A criminal record may affect your reputation and your prospects for housing, employment and education. Fortunately, in many cases, certain laws allow you to seal your record. This has been made even easier after statutes were amended to make expungements and sealing more available to criminal defendants.
A qualified St. Louis Park expungement lawyer knows how to handle the complicated process of sealing your record. Many convicted people fail to seal their record simply because they do not follow the technical requirements, but a diligent criminal defense attorney could help make sure that all of the prerequisites are met.
Expungement Laws and Requirements
Minnesota Statutes Chapter 609A contains five sections that define and outline the procedures for getting an expungement of a person’s criminal case. Expungement differs in two primary categories.
Cases Resolved in the Petitioner’s Favor
The petitioner is the person seeking the expungement. If their case was resolved in their favor, their case is presumed to be entitled to an expungement. Such situations include:
- A jury acquittal
- Dismissal of the charges by a judge
- Dismissal of the charges by the prosecutor
- Exoneration following a conviction
- Continues for dismissal and subsequent dismissal of the charges
Those who were not convicted or whose wrongful conviction was overturned are presumed to be allowed to seal their record.
Cases Resolved Not in the Petitioner’s Favor
These are cases where a person is ultimately convicted of the offense. Whether this conviction comes from a guilty finding by a jury or through a plea, the person may be entitled to an expungement if they fall within the following categories:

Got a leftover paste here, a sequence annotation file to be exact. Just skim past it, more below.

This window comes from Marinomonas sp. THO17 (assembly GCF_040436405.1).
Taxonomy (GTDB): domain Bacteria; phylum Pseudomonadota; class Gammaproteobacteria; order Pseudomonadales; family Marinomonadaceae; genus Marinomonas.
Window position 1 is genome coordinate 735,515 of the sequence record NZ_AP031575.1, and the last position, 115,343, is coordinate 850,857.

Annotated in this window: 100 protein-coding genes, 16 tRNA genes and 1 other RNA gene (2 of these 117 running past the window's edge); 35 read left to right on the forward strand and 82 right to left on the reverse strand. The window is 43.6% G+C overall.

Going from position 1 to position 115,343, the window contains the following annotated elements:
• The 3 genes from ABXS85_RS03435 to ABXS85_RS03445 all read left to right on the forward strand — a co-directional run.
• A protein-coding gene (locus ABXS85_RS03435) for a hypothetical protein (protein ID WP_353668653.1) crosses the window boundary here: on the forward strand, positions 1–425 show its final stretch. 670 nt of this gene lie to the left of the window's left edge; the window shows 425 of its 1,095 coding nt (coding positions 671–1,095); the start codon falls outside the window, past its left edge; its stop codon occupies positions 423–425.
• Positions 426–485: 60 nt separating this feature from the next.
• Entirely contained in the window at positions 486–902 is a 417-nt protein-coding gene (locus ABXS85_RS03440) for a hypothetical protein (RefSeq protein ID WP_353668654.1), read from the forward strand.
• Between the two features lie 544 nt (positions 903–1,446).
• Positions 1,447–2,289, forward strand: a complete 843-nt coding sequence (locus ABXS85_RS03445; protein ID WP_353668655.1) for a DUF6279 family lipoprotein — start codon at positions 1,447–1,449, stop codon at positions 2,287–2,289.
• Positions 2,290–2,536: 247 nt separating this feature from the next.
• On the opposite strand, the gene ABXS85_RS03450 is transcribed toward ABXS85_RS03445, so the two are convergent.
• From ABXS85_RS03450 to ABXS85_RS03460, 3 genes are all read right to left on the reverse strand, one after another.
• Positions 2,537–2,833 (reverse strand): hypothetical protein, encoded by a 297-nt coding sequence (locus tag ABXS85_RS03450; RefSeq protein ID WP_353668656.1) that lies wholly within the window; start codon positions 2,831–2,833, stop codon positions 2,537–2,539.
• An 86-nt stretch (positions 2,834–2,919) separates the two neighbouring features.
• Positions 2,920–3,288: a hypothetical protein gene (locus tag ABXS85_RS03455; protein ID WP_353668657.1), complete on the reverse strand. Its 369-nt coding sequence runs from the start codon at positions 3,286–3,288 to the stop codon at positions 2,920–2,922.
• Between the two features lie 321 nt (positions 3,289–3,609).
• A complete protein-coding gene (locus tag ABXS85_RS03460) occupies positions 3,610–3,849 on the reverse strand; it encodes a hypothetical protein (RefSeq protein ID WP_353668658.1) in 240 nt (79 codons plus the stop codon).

- Once the person has completed the terms of a diversion program or stay of adjudication for their crime, and they were not charged with a new crime within a one-year period
- If the person was convicted of a stayed sentence for a gross misdemeanor and were not charged with a new offense for at least four years after final discharge
- If a person was convicted of a stayed sentence for a petty misdemeanor or misdemeanor, and were not convicted of a new offense within two years of final discharge
- If a person was convicted of a stayed sentence for certain felonies and was not convicted of a new offense within five years of final discharge
These situations are often difficult to understand for anyone other than an experienced expungement attorney who serves St. Louis Park. Anyone seeking to determine their eligibility should seek their advice.
Requesting Expungement in St. Louis Park
A person must file their petition for expungement and a proposed order in the district court. It must also be served to all agencies and offices with the records that a person wants expunged.
The actual petition process often requires a judge to make findings about whether the petition should be granted. It is critical to follow all of the technical requirements of filing the petition or the request will likely be denied.
Consult a St. Louis Park Expungement Attorney
You should not just assume your criminal record is there to stay. You may be entitled to wipe your record clean depending on your charges and circumstances. This may alleviate many of the burdens of a criminal record.
Contact an experienced St. Louis Park expungement lawyer right away for the assistance you deserve. Our office is here to help.